Posts Tagged ‘lxde’

Updated: Screenshots in LXDE

Back in 2010 I wrote about how to configure the gnome screenshot tool in lxde/openbox. Since then the advance of gnome3 has continued with 3.6 bringing changes that some don’t quite agree with.

I too have a new problem using gnome utilities since upgrading to Fedora 17 (with gnome 3.4). The behaviour of the screenshot tool has changed so that it no longer seems to ask where to save the screenshot (giving you an opportunity to choose a useful filename), but saves it with a timestamp in your homedir. While it is possible to force an interface it doesn’t seem possible to enable just the filename selection screen, having filename selection means you need to see the ugly set of all possible screenshot options first (how not very gnome).

Because of this I’ve decided to move to the xfce screenshot tool. It was an easy choice since I already brought in xfce utilities to replace other broken gnome ones (terminal, power-manager), and it’s pretty close to how the old gnome tool operated. My lxde-rc.xml how looks like:

<keybind key="Print">
<action name="Execute">
<command>xfce4-screenshooter -f</command>
<keybind key="A-Print">
<action name="Execute">
<command>xfce4-screenshooter -w</command>
<keybind key="C-Print">
<action name="Execute">
<command>xfce4-screenshooter -r</command>

As a bonus, I now have support for taking a screenshot of a selected region, which I’ve bound to Ctrl+Printscreen.

LXDE Part 2

So, I’ve been using it for a few days, and it’s working nicely now.

Power Management

The battery applet on LXPanel seemed to eh, not work for me. I decided to try loading in gnome-power-manager for this. Not only does this put an accurate power gauge on the panel (in the tray area), but controls things like brightness when on power/battery. Best of all, the brightness control buttons on the keyboard now work. Created an autostart entry to start this on login.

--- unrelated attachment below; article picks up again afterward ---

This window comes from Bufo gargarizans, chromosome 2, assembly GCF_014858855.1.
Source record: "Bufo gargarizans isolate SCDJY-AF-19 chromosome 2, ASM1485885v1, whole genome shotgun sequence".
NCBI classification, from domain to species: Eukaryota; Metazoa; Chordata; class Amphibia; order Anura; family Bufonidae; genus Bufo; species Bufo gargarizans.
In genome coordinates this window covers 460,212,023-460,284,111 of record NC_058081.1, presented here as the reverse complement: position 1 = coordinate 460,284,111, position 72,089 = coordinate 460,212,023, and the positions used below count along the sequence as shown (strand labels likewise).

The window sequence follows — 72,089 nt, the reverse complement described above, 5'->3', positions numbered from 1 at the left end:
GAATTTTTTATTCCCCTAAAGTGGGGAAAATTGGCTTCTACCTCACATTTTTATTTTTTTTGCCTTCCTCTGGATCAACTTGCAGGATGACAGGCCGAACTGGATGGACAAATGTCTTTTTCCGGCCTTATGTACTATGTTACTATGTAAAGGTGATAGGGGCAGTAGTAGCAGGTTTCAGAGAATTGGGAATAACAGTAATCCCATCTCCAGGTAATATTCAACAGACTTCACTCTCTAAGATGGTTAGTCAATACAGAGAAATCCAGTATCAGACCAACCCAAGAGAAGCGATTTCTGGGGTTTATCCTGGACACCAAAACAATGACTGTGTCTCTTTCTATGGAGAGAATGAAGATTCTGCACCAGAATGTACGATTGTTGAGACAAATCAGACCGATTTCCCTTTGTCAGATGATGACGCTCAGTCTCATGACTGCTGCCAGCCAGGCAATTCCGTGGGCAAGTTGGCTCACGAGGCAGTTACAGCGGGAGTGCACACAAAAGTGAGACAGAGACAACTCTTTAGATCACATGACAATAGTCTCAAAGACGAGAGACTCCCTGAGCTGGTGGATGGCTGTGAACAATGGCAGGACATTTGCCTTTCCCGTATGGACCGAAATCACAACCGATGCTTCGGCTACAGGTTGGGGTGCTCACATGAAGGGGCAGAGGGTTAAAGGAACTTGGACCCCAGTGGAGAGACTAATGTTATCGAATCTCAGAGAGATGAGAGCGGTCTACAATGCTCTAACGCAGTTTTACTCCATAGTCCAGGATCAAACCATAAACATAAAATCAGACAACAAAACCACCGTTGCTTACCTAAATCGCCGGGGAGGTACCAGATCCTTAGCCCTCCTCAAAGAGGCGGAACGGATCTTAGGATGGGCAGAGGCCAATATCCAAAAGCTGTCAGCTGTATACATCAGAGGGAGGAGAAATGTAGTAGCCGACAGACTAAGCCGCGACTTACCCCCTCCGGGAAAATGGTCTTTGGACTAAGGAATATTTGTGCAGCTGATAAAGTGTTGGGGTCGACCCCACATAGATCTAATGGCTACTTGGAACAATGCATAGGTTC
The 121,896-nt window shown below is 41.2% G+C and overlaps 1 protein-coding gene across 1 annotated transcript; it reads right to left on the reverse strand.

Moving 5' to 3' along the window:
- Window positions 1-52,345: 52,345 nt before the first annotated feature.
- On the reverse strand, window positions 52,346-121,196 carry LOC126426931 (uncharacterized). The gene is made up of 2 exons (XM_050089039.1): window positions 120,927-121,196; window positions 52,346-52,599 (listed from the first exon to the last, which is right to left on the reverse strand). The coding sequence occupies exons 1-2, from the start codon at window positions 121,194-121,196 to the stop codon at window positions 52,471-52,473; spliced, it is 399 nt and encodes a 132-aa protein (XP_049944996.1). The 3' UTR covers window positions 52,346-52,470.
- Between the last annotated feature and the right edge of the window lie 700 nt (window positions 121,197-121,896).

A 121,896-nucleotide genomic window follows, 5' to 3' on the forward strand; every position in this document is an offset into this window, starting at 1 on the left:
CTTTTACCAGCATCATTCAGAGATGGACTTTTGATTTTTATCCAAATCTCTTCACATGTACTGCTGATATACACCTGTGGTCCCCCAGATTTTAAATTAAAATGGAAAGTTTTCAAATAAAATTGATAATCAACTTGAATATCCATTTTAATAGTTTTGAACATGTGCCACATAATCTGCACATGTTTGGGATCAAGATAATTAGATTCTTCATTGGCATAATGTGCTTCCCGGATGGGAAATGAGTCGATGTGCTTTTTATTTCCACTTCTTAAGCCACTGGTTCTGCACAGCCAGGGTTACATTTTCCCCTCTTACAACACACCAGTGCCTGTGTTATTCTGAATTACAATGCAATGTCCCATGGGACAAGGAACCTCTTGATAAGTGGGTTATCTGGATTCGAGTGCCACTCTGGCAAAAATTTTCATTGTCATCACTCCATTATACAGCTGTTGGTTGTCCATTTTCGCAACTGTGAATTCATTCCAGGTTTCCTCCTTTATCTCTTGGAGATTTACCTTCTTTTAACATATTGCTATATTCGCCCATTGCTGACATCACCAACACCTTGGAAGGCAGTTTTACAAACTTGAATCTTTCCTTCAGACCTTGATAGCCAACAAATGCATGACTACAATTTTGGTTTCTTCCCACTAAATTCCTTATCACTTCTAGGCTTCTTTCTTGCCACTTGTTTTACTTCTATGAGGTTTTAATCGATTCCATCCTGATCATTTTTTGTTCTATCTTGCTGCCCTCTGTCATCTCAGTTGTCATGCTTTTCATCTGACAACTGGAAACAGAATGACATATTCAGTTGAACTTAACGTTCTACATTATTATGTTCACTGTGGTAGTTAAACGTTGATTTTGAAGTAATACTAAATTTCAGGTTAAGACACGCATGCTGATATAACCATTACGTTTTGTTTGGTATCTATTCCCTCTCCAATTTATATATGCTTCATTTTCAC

Note (October 2012): Updating to gnome3 broke using the power manager like this, I now use the xfce power manager. I have updated the autostart entry below to reflect this. (Thanks to @lil_cain for pointing this out)

[andrew@Callandra ~]$ cat .config/autostart/power.desktop
[Desktop Entry]
Name=Power Manager
Comment=XFCE4 Power Manager

Keyboard Indicators

For some reason this laptop comes with no indicator lights for the keyboard. I don’t understand why something would be designed like this, but there is an indicator available on LXPanel, which mostly works.

It seems to work fine when started, but, if it’s set to show only caps lock (the only one I really needed) it loads up on next login only indicating scroll lock. Only solution to this I’ve found is to keep all three indicators enabled.

Fedora, LXDE and the Dell Mini 10

So, last night I won a Dell Mini 10, and decided to try out LXDE rather than XFCE for a change (using the LXCD spin), so it’s been a little more fun to get working than it otherwise would have been 😀


This seems pretty light and cool. The default applications are very light, but most are functional enough to use. The panel comes with just the right amount of gadgets and configurations to do everything I need in the smallest possible amount of screen space.



The default web browser Midori seems cool, but just doesn’t have enough functionality to use as a firefox/chrome replacement, so I installed chrome. This mostly worked fairly well, but, it couldn’t open downloads because of xdg-open not being at all LXDE friendly.

Hacking up the terrible default path to be sensible and putting a new xdg-open in /usr/local/bin got around this though.

[andrew@Callandra ~]$ cat /usr/local/bin/xdg-open

[ -z "$1" ] && exit 1

if echo "${1}" | egrep -q "^(https?://|www.)"; then
    exec google-chrome "${1}"
    exit 0

pcmanfm "${1}"


My biggest criticism of the LXDE terminal is that it was clearly designed by someone who didn’t love terminals like I do. It’s functional, but I can’t live without clickable links.

I tried installing the gnome-terminal, but, it too seemed to fail at opening links. Luckily the xfce terminal worked perfectly 🙂

For some reason though, F11 is mapped to FullScreen by OpenBox, which is a real pain cause I use that for screen. Eventually I found to disable that in ~/.config/openbox/config


The hardware seems mostly good, the screen and keyboard size are most excellent (though, there’s enough room here that there could have been a Page Up/Page down button). The wireless (Broadcom 4312 *shudder*) works fine with kmod-wl from rpmfusion, and the network manager applet works great in LXDE.

Biggest problem with the hardware is the trackpad, which has the buttons integrated (like the ones on the new Mac). This is at best ‘tricky’ to use, it’s possible better drivers would help, I’m still looking.